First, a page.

Jeffrey Epstein sexually abused underage girls in this waterfront estate in Palm Beach, victims say.
Jeffrey Epstein sexually abused underage girls in this waterfront estate in Palm Beach, victims say.

The Miami Herald first sued to have the records released in 2018 and the court has released several tranches of documents since then that have painted a detailed portrait of Epstein’s abuse of hundreds of girls and Maxwell’s role in facilitating that abuse. Many of the names in the records were redacted, and the Herald pushed to have those redactions lifted.

More names to be revealed

Wednesday’s release is the initial batch of court records that will be unsealed in the days ahead. The names of about 150 “J. Does” are to be unsealed, although some were already widely known and reported. The first batch on Wednesday included Clinton, Trump, Brunel, Copperfield, Fekkai and Thomas Pritzker, executive director of the Hyatt Hotel Corp. Giuffre had previously testified in the case that she was directed by Epstein and Maxwell to have sex with Pritzker, who has denied her allegation.

The records included several full depositions that had not previously been public, subpoenas, witness lists and court motions. The latest release caps years of legal wrangling involving lawyers for Giuffre, Maxwell and several of the individuals previously identified as “J. Does.”

The impetus for the unsealing was the Miami Herald’s 2018 Perversion of Justice series, which detailed how Epstein’s high-powered legal team negotiated a remarkably lenient 2008 plea agreement for the financier after he was accused of sexually abusing dozens of high school girls in Palm Beach. Under the terms of the deal, which was kept secret from the victims, Epstein pleaded guilty to two state solicitation charges. He would ultimately serve a 13-month sentence in a private wing of the Palm Beach County Jail, allowed to leave for 12 hours a day to work out of a nearby office.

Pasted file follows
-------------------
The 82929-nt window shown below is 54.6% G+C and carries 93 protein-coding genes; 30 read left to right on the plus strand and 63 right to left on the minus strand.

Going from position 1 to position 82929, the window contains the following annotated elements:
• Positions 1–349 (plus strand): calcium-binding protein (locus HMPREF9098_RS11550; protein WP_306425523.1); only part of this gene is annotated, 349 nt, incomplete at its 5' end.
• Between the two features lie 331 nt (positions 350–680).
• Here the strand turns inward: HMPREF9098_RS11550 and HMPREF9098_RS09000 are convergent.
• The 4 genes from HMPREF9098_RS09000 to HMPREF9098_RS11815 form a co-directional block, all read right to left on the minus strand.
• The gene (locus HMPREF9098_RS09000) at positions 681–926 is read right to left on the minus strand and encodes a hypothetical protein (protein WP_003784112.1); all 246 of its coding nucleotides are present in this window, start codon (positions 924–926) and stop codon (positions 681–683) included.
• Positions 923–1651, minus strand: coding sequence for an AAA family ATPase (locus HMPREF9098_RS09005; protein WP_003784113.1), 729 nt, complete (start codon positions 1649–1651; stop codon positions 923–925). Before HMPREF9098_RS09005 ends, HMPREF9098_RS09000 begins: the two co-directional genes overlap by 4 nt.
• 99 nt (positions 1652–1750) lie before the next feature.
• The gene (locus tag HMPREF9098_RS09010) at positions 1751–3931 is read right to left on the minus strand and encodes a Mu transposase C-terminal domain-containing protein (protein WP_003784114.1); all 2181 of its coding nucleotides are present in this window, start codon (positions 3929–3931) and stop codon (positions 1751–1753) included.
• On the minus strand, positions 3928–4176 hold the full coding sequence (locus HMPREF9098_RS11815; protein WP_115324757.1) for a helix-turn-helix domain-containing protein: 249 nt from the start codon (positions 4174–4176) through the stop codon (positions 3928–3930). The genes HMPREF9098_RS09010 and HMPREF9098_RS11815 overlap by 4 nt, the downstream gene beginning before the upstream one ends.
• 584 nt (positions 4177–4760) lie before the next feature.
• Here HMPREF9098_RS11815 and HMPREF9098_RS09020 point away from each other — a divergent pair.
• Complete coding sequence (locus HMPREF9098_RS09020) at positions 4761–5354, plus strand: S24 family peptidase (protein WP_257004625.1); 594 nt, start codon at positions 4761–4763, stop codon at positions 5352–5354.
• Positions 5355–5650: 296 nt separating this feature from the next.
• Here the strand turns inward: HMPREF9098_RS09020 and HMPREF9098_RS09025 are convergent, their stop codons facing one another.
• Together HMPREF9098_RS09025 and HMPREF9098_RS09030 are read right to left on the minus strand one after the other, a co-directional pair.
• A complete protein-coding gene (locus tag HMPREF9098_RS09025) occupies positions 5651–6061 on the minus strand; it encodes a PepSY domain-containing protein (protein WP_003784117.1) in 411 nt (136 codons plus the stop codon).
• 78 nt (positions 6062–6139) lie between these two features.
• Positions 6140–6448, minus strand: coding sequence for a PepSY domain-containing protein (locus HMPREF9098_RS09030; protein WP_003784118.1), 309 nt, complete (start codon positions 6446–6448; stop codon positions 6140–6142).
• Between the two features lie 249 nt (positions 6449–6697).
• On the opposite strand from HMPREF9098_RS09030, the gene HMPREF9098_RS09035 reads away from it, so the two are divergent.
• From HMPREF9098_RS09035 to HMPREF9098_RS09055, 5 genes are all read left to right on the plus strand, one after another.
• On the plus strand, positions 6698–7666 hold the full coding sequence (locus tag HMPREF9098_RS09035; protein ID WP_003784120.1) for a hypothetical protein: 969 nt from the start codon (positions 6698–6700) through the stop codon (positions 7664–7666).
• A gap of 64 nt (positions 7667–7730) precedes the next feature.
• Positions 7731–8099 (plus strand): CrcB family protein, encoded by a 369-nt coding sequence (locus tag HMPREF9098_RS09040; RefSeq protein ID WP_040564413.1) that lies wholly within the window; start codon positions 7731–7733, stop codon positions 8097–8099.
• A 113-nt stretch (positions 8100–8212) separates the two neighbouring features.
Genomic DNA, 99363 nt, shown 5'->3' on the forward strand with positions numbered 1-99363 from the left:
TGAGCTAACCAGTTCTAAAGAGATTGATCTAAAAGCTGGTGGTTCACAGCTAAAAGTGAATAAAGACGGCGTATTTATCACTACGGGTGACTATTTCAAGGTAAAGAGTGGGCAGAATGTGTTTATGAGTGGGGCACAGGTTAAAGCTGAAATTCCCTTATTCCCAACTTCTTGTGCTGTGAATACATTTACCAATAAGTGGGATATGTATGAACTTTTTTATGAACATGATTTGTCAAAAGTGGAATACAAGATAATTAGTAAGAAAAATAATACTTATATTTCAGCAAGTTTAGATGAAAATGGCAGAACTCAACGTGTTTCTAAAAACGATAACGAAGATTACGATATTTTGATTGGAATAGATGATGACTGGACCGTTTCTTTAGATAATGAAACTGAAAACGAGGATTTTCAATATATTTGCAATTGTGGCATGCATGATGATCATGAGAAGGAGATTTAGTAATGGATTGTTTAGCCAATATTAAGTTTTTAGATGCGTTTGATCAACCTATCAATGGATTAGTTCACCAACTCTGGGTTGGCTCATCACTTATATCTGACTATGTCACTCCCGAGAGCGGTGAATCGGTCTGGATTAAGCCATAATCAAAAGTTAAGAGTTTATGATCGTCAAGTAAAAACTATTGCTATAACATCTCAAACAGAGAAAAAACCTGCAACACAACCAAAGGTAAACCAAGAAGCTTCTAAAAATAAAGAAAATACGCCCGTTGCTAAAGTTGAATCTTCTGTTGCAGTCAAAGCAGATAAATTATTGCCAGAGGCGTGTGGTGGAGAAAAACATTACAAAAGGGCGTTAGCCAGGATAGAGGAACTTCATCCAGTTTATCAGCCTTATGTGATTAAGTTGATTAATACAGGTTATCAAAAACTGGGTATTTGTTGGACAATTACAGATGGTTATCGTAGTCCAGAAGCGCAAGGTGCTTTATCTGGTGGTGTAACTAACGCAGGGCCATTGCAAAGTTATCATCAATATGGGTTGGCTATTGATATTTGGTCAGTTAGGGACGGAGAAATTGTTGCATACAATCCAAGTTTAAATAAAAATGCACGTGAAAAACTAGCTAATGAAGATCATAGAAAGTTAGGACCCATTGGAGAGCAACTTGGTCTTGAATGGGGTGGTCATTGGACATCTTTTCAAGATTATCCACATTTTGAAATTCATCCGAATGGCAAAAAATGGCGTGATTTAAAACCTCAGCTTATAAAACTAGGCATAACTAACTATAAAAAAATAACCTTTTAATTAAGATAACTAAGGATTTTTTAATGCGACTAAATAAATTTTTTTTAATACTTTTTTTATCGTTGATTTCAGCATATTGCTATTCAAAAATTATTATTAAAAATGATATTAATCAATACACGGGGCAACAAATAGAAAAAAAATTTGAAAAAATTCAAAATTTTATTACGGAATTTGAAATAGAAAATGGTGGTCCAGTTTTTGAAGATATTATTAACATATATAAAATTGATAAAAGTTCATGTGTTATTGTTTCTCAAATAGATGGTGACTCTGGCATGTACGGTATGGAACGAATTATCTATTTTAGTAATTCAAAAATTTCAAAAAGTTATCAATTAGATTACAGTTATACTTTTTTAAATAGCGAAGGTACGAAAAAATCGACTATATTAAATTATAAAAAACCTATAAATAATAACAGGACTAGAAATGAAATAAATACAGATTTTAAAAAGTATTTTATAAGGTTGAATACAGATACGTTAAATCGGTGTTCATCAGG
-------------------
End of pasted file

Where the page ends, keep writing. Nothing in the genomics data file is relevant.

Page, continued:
Photo of Jeffrey Epstein and Ghislaine Maxwell presented by U.S prosecutors during Maxwell’s sex trafficking trial.
Photo of Jeffrey Epstein and Ghislaine Maxwell presented by U.S prosecutors during Maxwell’s sex trafficking trial.

Following the Herald’s reporting, federal prosecutors in the Southern District of New York brought sex trafficking charges against Epstein in July 2019, leading to his arrest. The following month, he was found dead in his New York prison cell in what has been ruled a suicide.

In July 2020, Maxwell was arrested and charged with facilitating Epstein’s abuse and, in one case, participating in the abuse herself. She was convicted in December 2021 on five of six charges related to sex trafficking and sentenced to 20 years in prison in June 2022. Maxwell, 62, currently lives in a federal prison in Tallahassee. Her appeal of the verdict and sentence is pending. Maxwell is the only associate of Epstein who has been prosecuted for her role in facilitating his abuse.

Epstein’s death came one day after earlier redacted documents from the Giuffre-Maxwell lawsuit were released. Giuffre alleged in those documents she was coerced into having sex with some of the world’s most powerful and wealthy men, including former U.S. Sen. George Mitchell, former New Mexico Gov. Bill Richardson and Pritzker — all of whom denied the claims.